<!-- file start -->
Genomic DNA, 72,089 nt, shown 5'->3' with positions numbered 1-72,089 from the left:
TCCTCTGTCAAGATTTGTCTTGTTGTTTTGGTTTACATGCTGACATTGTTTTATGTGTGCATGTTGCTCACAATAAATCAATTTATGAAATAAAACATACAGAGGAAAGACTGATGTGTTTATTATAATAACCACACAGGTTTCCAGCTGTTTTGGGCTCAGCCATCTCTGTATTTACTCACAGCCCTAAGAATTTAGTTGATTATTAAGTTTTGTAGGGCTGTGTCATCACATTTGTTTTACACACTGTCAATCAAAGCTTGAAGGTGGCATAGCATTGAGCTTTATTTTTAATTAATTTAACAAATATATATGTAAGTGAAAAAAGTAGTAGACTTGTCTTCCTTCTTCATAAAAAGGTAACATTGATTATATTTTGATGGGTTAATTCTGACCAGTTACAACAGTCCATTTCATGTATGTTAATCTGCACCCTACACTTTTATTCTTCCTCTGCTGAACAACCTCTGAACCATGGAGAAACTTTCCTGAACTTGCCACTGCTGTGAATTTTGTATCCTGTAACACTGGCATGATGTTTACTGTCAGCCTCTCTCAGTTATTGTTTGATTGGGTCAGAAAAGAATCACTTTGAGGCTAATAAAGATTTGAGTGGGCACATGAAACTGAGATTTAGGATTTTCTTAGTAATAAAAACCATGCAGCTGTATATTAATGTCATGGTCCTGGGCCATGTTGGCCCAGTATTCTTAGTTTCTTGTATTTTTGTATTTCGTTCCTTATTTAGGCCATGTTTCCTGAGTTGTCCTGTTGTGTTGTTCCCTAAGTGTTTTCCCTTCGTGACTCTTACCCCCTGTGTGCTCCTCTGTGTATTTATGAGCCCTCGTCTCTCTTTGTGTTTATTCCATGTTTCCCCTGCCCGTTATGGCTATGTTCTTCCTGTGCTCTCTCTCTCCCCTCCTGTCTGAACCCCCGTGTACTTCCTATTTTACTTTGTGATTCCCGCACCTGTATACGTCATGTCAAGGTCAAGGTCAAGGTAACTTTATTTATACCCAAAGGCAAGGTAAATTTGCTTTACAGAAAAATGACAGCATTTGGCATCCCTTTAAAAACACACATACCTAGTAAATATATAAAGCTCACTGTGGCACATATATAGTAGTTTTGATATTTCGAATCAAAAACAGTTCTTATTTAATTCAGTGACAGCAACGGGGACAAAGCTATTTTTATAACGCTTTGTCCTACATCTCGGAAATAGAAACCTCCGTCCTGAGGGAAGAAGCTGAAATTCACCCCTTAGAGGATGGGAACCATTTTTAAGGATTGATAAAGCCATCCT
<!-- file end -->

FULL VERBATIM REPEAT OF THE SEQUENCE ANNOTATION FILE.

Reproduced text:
Genomic DNA, 72,089 nt, shown 5'->3' with positions numbered 1-72,089 from the left:
TCCTCTGTCAAGATTTGTCTTGTTGTTTTGGTTTACATGCTGACATTGTTTTATGTGTGCATGTTGCTCACAATAAATCAATTTATGAAATAAAACATACAGAGGAAAGACTGATGTGTTTATTATAATAACCACACAGGTTTCCAGCTGTTTTGGGCTCAGCCATCTCTGTATTTACTCACAGCCCTAAGAATTTAGTTGATTATTAAGTTTTGTAGGGCTGTGTCATCACATTTGTTTTACACACTGTCAATCAAAGCTTGAAGGTGGCATAGCATTGAGCTTTATTTTTAATTAATTTAACAAATATATATGTAAGTGAAAAAAGTAGTAGACTTGTCTTCCTTCTTCATAAAAAGGTAACATTGATTATATTTTGATGGGTTAATTCTGACCAGTTACAACAGTCCATTTCATGTATGTTAATCTGCACCCTACACTTTTATTCTTCCTCTGCTGAACAACCTCTGAACCATGGAGAAACTTTCCTGAACTTGCCACTGCTGTGAATTTTGTATCCTGTAACACTGGCATGATGTTTACTGTCAGCCTCTCTCAGTTATTGTTTGATTGGGTCAGAAAAGAATCACTTTGAGGCTAATAAAGATTTGAGTGGGCACATGAAACTGAGATTTAGGATTTTCTTAGTAATAAAAACCATGCAGCTGTATATTAATGTCATGGTCCTGGGCCATGTTGGCCCAGTATTCTTAGTTTCTTGTATTTTTGTATTTCGTTCCTTATTTAGGCCATGTTTCCTGAGTTGTCCTGTTGTGTTGTTCCCTAAGTGTTTTCCCTTCGTGACTCTTACCCCCTGTGTGCTCCTCTGTGTATTTATGAGCCCTCGTCTCTCTTTGTGTTTATTCCATGTTTCCCCTGCCCGTTATGGCTATGTTCTTCCTGTGCTCTCTCTCTCCCCTCCTGTCTGAACCCCCGTGTACTTCCTATTTTACTTTGTGATTCCCGCACCTGTATACGTCATGTCAAGGTCAAGGTCAAGGTAACTTTATTTATACCCAAAGGCAAGGTAAATTTGCTTTACAGAAAAATGACAGCATTTGGCATCCCTTTAAAAACACACATACCTAGTAAATATATAAAGCTCACTGTGGCACATATATAGTAGTTTTGATATTTCGAATCAAAAACAGTTCTTATTTAATTCAGTGACAGCAACGGGGACAAAGCTATTTTTATAACGCTTTGTCCTACATCTCGGAAATAGAAACCTCCGTCCTGAGGGAAGAAGCTGAAATTCACCCCTTAGAGGATGGGAACCATTTTTAAGGATTGATAAAGCCATCCT